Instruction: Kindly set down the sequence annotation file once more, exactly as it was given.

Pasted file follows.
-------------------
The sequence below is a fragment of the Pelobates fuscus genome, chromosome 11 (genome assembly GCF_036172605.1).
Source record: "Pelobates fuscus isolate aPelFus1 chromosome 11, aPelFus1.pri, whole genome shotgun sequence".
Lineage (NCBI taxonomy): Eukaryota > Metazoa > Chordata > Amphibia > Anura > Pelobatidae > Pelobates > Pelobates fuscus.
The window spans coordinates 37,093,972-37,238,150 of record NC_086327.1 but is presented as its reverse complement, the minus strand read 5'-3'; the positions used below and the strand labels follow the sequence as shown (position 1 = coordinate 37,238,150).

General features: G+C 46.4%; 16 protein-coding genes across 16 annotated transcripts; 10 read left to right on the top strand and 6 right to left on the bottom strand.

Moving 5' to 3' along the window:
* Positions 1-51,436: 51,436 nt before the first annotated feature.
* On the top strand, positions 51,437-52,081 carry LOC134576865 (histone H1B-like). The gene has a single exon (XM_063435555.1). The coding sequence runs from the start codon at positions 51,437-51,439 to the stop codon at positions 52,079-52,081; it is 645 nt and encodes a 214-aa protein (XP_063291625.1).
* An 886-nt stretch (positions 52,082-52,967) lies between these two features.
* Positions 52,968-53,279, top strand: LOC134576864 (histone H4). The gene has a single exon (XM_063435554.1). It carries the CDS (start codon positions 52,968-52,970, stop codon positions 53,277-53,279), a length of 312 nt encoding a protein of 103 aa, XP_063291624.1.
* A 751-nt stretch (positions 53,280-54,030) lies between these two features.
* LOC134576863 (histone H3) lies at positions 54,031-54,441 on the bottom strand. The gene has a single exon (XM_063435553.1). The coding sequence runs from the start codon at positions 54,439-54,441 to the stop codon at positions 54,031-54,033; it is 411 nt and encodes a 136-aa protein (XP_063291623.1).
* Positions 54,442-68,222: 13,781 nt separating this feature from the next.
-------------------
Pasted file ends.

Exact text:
The sequence below is a fragment of the Pelobates fuscus genome, chromosome 11 (genome assembly GCF_036172605.1).
Source record: "Pelobates fuscus isolate aPelFus1 chromosome 11, aPelFus1.pri, whole genome shotgun sequence".
Lineage (NCBI taxonomy): Eukaryota > Metazoa > Chordata > Amphibia > Anura > Pelobatidae > Pelobates > Pelobates fuscus.
The window spans coordinates 37,093,972-37,238,150 of record NC_086327.1 but is presented as its reverse complement, the minus strand read 5'-3'; the positions used below and the strand labels follow the sequence as shown (position 1 = coordinate 37,238,150).

General features: G+C 46.4%; 16 protein-coding genes across 16 annotated transcripts; 10 read left to right on the top strand and 6 right to left on the bottom strand.

Moving 5' to 3' along the window:
* Positions 1-51,436: 51,436 nt before the first annotated feature.
* On the top strand, positions 51,437-52,081 carry LOC134576865 (histone H1B-like). The gene has a single exon (XM_063435555.1). The coding sequence runs from the start codon at positions 51,437-51,439 to the stop codon at positions 52,079-52,081; it is 645 nt and encodes a 214-aa protein (XP_063291625.1).
* An 886-nt stretch (positions 52,082-52,967) lies between these two features.
* Positions 52,968-53,279, top strand: LOC134576864 (histone H4). The gene has a single exon (XM_063435554.1). It carries the CDS (start codon positions 52,968-52,970, stop codon positions 53,277-53,279), a length of 312 nt encoding a protein of 103 aa, XP_063291624.1.
* A 751-nt stretch (positions 53,280-54,030) lies between these two features.
* LOC134576863 (histone H3) lies at positions 54,031-54,441 on the bottom strand. The gene has a single exon (XM_063435553.1). The coding sequence runs from the start codon at positions 54,439-54,441 to the stop codon at positions 54,031-54,033; it is 411 nt and encodes a 136-aa protein (XP_063291623.1).
* Positions 54,442-68,222: 13,781 nt separating this feature from the next.